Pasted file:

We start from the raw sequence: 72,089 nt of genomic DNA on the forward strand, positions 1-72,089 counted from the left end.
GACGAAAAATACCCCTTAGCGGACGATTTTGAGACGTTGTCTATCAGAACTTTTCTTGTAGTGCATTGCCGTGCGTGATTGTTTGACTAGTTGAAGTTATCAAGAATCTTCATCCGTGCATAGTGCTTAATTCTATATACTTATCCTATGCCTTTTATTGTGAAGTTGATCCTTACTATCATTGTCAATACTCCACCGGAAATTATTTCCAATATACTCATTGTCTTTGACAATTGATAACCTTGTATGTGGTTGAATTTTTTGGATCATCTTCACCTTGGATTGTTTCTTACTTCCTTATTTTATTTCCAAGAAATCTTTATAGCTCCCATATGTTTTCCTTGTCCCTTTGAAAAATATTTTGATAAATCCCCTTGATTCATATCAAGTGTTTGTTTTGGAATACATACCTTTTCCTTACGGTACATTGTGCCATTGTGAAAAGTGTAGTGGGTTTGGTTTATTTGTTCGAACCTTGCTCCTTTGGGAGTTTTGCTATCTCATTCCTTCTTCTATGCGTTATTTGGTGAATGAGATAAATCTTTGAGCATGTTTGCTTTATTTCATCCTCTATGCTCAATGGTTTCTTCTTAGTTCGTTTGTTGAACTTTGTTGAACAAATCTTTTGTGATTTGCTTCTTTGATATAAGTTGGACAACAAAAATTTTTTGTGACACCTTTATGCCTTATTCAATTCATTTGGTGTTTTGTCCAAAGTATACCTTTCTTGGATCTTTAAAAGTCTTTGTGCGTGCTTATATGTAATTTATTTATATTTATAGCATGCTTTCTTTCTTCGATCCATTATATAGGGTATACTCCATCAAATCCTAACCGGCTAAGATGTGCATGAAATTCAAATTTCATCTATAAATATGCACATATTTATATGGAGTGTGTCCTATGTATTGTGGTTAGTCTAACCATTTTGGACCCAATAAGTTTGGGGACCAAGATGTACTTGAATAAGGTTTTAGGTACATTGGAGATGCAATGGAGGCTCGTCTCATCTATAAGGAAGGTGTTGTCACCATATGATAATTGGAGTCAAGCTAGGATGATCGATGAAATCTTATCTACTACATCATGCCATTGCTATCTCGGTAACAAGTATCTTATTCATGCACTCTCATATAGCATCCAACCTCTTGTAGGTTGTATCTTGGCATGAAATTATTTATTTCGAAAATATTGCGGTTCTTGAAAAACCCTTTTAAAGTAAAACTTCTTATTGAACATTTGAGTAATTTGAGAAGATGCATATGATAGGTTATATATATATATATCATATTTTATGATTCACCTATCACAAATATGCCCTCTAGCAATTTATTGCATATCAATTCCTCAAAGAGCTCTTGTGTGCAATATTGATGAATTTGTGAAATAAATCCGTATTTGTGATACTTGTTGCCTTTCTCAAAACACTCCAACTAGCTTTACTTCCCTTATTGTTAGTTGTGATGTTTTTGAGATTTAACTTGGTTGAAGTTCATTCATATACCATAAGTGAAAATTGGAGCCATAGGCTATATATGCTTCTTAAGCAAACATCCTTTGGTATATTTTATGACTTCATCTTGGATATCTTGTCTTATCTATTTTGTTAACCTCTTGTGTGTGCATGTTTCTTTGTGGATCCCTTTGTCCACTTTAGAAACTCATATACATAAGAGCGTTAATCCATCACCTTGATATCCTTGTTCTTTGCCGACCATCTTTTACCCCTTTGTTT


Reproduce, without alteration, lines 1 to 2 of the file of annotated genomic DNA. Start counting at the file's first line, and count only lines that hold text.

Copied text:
We start from the raw sequence: 72,089 nt of genomic DNA on the forward strand, positions 1-72,089 counted from the left end.
GACGAAAAATACCCCTTAGCGGACGATTTTGAGACGTTGTCTATCAGAACTTTTCTTGTAGTGCATTGCCGTGCGTGATTGTTTGACTAGTTGAAGTTATCAAGAATCTTCATCCGTGCATAGTGCTTAATTCTATATACTTATCCTATGCCTTTTATTGTGAAGTTGATCCTTACTATCATTGTCAATACTCCACCGGAAATTATTTCCAATATACTCATTGTCTTTGACAATTGATAACCTTGTATGTGGTTGAATTTTTTGGATCATCTTCACCTTGGATTGTTTCTTACTTCCTTATTTTATTTCCAAGAAATCTTTATAGCTCCCATATGTTTTCCTTGTCCCTTTGAAAAATATTTTGATAAATCCCCTTGATTCATATCAAGTGTTTGTTTTGGAATACATACCTTTTCCTTACGGTACATTGTGCCATTGTGAAAAGTGTAGTGGGTTTGGTTTATTTGTTCGAACCTTGCTCCTTTGGGAGTTTTGCTATCTCATTCCTTCTTCTATGCGTTATTTGGTGAATGAGATAAATCTTTGAGCATGTTTGCTTTATTTCATCCTCTATGCTCAATGGTTTCTTCTTAGTTCGTTTGTTGAACTTTGTTGAACAAATCTTTTGTGATTTGCTTCTTTGATATAAGTTGGACAACAAAAATTTTTTGTGACACCTTTATGCCTTATTCAATTCATTTGGTGTTTTGTCCAAAGTATACCTTTCTTGGATCTTTAAAAGTCTTTGTGCGTGCTTATATGTAATTTATTTATATTTATAGCATGCTTTCTTTCTTCGATCCATTATATAGGGTATACTCCATCAAATCCTAACCGGCTAAGATGTGCATGAAATTCAAATTTCATCTATAAATATGCACATATTTATATGGAGTGTGTCCTATGTATTGTGGTTAGTCTAACCATTTTGGACCCAATAAGTTTGGGGACCAAGATGTACTTGAATAAGGTTTTAGGTACATTGGAGATGCAATGGAGGCTCGTCTCATCTATAAGGAAGGTGTTGTCACCATATGATAATTGGAGTCAAGCTAGGATGATCGATGAAATCTTATCTACTACATCATGCCATTGCTATCTCGGTAACAAGTATCTTATTCATGCACTCTCATATAGCATCCAACCTCTTGTAGGTTGTATCTTGGCATGAAATTATTTATTTCGAAAATATTGCGGTTCTTGAAAAACCCTTTTAAAGTAAAACTTCTTATTGAACATTTGAGTAATTTGAGAAGATGCATATGATAGGTTATATATATATATATCATATTTTATGATTCACCTATCACAAATATGCCCTCTAGCAATTTATTGCATATCAATTCCTCAAAGAGCTCTTGTGTGCAATATTGATGAATTTGTGAAATAAATCCGTATTTGTGATACTTGTTGCCTTTCTCAAAACACTCCAACTAGCTTTACTTCCCTTATTGTTAGTTGTGATGTTTTTGAGATTTAACTTGGTTGAAGTTCATTCATATACCATAAGTGAAAATTGGAGCCATAGGCTATATATGCTTCTTAAGCAAACATCCTTTGGTATATTTTATGACTTCATCTTGGATATCTTGTCTTATCTATTTTGTTAACCTCTTGTGTGTGCATGTTTCTTTGTGGATCCCTTTGTCCACTTTAGAAACTCATATACATAAGAGCGTTAATCCATCACCTTGATATCCTTGTTCTTTGCCGACCATCTTTTACCCCTTTGTTT